Major events are being canceled, schools are closing and many people who can are working from home for the foreseeable future. As the U.S. continues to shut down in an effort to prevent the spread of COVID-19, a disease caused by the coronavirus, glass-related manufacturing, production and installation are pushing on, with companies putting new policies into place to maintain a healthy and safe work environment.
Crystal Window & Door Systems has several locations, including Flushing, N.Y., Chicago and Riverside, Calif. With its headquarters in New York City, an area feeling especially impacted by the virus, company leadership has put several new policies in place to protect employees, vendors and customers.
Bob Nyman, a spokesperson for the company, says there are limited work-from-home opportunities considering the nature of the work. However, Crystal is staggering its lunch room shifts so there are fewer than eight people to a table. The company has also increased the frequency of cleaning throughout the day. Some maintenance staff have been shifted to keep up with the cleaning needs.
“The company is seeing challenges getting cleaning supplies,” says Nyman, adding that he expects this to be less of a challenge going forward as suppliers catch up with the demand.
The company is encouraging increased handwashing, recommending that sick employees stay home and encouraging delivery drivers to wear masks when engaging with the public.
Crystal has also created an executive critical response team which will meet daily to assess the situation. It is cutting back on large company meetings and teleconferencing where possible. The company is also postponing noncritical meetings with outside vendors or customers.
Nyman says president Steve Chen has also reached out to its health insurance and workers’ compensation vendors to ask for recommendations.
It’s unclear how the public school closure in New York City will impact Crystal’s workers there. Nyman says the company hasn’t felt any major impacts on production or in getting materials and suppliers. However, he says the company is starting to see a slight drop off in residential products in California. He attributes this to the stock market drop and says the company is monitoring whether this becomes a trend.
C.R. Laurence (CRL), based in Los Angeles, will be changing its will call service practices until March 30 in response to social distancing guidelines. The company will not accept orders placed in person at its service centers. Instead, the company strongly recommends that orders be placed for UPS shipping to eliminate the need to visit its service centers. For those who cannot do UPS shipping, the company will work to accommodate them.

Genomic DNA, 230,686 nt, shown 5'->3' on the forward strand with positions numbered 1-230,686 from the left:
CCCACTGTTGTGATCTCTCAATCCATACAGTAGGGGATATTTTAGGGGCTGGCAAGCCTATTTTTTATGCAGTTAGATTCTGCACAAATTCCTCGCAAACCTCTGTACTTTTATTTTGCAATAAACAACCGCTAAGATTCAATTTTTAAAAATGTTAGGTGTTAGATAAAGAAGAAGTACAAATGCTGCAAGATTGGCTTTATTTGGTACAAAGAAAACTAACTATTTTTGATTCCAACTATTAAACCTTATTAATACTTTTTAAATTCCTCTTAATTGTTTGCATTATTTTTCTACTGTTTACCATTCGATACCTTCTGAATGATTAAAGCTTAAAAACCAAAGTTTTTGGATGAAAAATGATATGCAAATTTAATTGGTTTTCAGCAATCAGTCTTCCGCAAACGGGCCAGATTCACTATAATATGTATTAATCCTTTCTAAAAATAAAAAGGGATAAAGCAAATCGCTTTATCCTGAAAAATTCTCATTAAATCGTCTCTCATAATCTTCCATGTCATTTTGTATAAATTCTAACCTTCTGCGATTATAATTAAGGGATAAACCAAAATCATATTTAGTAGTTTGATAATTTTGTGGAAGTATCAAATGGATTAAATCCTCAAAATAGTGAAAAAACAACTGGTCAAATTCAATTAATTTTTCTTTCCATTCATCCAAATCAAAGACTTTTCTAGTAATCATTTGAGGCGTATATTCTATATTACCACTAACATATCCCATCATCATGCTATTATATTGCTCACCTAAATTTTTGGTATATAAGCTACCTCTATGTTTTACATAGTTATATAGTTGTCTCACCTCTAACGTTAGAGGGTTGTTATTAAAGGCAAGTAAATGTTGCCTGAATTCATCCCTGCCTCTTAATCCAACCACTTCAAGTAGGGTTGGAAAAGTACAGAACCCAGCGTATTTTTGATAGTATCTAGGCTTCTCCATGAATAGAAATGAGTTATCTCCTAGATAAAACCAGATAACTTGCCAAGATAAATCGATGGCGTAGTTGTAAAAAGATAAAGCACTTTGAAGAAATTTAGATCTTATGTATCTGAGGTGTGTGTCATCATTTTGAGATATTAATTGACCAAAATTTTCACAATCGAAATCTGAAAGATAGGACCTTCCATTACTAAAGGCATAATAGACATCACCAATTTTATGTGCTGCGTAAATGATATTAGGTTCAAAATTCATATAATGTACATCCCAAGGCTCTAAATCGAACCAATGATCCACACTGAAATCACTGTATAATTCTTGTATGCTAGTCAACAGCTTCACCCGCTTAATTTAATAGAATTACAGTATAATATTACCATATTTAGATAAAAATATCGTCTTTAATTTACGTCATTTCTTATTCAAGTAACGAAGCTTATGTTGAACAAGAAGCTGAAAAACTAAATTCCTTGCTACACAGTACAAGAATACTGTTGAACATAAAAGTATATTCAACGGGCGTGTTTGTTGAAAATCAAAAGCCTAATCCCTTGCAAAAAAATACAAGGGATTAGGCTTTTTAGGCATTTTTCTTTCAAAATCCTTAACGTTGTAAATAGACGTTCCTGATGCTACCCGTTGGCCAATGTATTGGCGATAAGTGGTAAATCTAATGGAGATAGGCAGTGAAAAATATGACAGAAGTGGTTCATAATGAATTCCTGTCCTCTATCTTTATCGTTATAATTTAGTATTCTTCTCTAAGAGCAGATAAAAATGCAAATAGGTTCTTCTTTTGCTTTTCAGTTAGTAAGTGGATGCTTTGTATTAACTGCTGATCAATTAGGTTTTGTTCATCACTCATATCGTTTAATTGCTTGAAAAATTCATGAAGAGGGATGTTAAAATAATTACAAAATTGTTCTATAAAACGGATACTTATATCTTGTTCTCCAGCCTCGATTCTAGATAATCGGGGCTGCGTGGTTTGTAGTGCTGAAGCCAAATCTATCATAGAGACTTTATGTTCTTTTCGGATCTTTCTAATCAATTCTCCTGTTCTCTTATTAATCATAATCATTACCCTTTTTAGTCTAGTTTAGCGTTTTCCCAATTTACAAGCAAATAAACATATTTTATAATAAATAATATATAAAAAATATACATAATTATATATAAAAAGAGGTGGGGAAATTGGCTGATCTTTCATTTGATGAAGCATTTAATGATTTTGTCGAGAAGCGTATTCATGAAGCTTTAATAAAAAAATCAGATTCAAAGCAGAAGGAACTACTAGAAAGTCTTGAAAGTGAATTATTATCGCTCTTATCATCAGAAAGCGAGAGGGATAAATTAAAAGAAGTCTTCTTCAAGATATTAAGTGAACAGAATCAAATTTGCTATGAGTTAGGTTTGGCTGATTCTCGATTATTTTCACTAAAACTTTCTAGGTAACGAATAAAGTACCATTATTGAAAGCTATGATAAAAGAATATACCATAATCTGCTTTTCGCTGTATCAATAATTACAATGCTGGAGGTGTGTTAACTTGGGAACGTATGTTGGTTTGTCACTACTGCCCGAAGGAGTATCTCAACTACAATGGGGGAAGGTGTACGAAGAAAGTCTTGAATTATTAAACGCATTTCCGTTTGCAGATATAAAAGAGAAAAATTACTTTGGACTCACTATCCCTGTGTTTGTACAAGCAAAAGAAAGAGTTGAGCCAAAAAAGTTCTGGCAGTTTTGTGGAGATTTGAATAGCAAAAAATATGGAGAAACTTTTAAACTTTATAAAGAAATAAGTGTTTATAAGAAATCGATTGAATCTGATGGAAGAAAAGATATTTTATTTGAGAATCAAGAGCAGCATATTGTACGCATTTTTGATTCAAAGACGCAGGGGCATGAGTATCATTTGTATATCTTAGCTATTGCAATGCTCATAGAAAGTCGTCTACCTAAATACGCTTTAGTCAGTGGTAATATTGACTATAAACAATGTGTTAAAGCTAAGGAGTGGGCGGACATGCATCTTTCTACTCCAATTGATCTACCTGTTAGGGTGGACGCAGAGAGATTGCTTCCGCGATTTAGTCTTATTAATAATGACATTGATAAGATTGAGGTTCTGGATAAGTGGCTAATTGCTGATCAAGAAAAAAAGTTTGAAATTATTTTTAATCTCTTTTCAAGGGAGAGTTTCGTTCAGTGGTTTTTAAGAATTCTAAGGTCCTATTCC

CRL will also close its service centers on Saturdays until further notice to mitigate the risk of COVID-19 transmission.
“Please also note we have instituted an aggressive policy where any employee who exhibits symptoms of illness or have reported potential exposure to a confirmed or potentially contaminated individual have been placed on self-quarantine and will not be at work. We respectfully ask you follow the same guidelines for you and your staff. If you’re not feeling well, please opt for UPS shipping and limit contact with other people,” reads a company statement.
Glazing contractor Giroux Glass has offices in Los Angeles, Las Vegas and Phoenix. The company is urging all employees to stay home if sick and asks them to self-quarantine for 14 days if they know they’ve been exposed to COVID-19. The company also has implemented a no-handshake policy, recommends frequent handwashing and is asking all employees to avoid unnecessary interpersonal contact.
Barbara Kotsos, director of marketing for the company, says recent rainy weather has proved to have a larger impact on its jobsites than the virus.
“Some of our exterior projects are on hold until the weather clears up,” she says.
However, Los Angeles has mandated all restaurants close dining in options. Kotsos says Giroux’s Los Angeles location is having food delivered and employees are bringing in their own lunches in the meantime.
FeneTech Inc. and FeneTech Europe announced that the companies will be executing projects remotely as much as possible until further notice while following its local government policies regarding travel.
Hartung Glass Industries, based near Seattle, another area heavily impacted by the pandemic, also has been monitoring the situation closely. The company sent out an email to customers letting them know that it’s ensuring workplaces are clean, that surfaces and objects are disinfected regularly, promoting regular handwashing, encouraging employees with even minor symptoms to self-isolate and discouraging non-essential business travel.
IGE Glass Technologies emailed customers ensuring them that the company has an extensive stock of spare parts, tooling and supplies at its Jupiter, Fla., warehouse for all of its equipment lines, and has a service team on the ready to provide support.
“We have a contingency plan in place to support our customers from a remote location in the unlikely event that our area and our employees do become impacted by this,” reads the email.
It is unclear what long-term effects the COVID-19 pandemic will have on the glass and glazing industry and the U.S. economy; however, many companies are continuing production and work on jobsites. USGNN™ will provide further updates as the situation evolves.